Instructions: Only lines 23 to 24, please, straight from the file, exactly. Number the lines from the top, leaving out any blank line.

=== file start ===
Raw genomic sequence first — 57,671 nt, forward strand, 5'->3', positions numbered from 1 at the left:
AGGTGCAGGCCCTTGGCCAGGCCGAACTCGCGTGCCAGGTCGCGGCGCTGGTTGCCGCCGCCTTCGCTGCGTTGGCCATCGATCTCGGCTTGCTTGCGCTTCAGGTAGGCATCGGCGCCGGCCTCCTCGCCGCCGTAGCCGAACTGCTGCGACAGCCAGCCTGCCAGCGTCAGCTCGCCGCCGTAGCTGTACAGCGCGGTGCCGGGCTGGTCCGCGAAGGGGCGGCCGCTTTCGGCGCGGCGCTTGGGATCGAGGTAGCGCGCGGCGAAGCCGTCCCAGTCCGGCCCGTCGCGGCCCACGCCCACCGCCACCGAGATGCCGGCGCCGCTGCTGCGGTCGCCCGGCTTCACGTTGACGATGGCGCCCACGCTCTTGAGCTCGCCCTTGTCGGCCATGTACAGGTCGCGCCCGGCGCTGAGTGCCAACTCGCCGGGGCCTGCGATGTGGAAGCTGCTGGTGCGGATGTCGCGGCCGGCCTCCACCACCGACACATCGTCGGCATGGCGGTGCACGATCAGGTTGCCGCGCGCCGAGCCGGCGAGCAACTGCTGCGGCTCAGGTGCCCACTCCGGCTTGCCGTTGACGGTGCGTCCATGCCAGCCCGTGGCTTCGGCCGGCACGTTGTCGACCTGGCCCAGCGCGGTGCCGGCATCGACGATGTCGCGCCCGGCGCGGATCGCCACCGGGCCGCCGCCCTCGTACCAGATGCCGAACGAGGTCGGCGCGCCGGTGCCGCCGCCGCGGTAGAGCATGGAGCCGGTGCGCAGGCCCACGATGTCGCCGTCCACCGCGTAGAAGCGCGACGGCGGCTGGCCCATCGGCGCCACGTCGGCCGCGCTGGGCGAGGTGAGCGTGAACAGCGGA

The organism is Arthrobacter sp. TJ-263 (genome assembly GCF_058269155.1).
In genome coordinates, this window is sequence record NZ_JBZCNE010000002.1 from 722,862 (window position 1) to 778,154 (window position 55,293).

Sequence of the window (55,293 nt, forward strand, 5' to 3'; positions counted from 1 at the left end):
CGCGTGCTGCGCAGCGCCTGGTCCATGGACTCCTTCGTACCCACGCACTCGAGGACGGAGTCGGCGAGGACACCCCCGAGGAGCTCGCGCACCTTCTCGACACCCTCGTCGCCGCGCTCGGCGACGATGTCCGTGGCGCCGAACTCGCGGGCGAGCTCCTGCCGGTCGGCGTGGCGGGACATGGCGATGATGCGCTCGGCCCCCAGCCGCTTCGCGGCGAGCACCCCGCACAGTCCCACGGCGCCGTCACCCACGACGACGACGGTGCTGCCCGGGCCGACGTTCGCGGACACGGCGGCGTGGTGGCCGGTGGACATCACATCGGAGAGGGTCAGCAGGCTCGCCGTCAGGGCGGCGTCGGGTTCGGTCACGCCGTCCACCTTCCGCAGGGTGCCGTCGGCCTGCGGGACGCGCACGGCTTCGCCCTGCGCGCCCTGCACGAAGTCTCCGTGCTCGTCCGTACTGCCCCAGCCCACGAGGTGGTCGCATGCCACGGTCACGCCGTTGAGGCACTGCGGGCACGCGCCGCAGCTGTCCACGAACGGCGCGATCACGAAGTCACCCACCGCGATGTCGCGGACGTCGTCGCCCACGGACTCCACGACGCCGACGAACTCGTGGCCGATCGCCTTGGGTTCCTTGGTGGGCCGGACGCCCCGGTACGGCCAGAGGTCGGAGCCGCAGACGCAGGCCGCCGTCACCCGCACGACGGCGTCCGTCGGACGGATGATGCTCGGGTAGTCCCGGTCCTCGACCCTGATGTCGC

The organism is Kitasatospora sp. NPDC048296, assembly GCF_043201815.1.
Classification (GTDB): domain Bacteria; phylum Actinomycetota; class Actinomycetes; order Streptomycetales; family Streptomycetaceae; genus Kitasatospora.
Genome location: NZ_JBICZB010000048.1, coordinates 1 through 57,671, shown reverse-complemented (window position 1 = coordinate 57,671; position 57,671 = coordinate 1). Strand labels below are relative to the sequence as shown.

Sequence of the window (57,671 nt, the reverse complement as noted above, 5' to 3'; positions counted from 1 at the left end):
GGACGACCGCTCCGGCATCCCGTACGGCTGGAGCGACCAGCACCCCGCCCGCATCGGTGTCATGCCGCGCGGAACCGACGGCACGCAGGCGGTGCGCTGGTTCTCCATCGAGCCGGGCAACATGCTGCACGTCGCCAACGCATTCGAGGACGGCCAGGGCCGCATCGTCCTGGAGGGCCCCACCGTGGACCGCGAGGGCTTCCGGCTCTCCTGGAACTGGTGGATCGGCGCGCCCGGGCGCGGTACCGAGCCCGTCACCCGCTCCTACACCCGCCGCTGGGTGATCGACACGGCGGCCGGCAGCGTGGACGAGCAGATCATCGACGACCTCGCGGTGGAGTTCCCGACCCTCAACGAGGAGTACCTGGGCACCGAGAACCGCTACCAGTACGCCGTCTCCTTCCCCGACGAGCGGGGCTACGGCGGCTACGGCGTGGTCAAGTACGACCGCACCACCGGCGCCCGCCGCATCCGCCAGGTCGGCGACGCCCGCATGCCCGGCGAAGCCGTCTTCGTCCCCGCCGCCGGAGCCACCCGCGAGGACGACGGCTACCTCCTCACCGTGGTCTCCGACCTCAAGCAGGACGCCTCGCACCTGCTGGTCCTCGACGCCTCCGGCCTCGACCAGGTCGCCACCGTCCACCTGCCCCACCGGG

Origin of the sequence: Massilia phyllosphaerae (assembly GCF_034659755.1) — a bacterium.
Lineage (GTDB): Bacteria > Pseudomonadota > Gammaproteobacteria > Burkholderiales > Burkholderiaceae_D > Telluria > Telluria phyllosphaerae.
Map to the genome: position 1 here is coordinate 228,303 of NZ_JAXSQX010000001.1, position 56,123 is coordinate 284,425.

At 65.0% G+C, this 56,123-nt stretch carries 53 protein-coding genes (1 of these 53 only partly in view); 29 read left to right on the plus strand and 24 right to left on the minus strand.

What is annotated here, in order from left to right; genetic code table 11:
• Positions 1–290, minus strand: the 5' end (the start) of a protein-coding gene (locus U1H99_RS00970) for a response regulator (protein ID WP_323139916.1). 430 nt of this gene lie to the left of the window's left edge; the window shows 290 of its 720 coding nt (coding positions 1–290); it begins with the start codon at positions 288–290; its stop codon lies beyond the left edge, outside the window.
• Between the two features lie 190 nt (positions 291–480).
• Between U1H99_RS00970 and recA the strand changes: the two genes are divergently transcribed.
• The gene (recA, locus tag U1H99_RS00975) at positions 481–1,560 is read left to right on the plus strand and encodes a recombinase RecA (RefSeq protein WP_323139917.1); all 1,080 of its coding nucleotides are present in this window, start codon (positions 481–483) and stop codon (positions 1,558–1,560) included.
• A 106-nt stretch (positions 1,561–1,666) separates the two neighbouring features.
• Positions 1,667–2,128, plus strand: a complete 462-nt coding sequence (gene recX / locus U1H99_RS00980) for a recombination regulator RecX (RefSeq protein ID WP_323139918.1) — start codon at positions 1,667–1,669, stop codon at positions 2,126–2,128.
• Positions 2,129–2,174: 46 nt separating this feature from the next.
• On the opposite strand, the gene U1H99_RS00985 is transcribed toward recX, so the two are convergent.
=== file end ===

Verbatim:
• Positions 2,129–2,174: 46 nt separating this feature from the next.
• On the opposite strand, the gene U1H99_RS00985 is transcribed toward recX, so the two are convergent.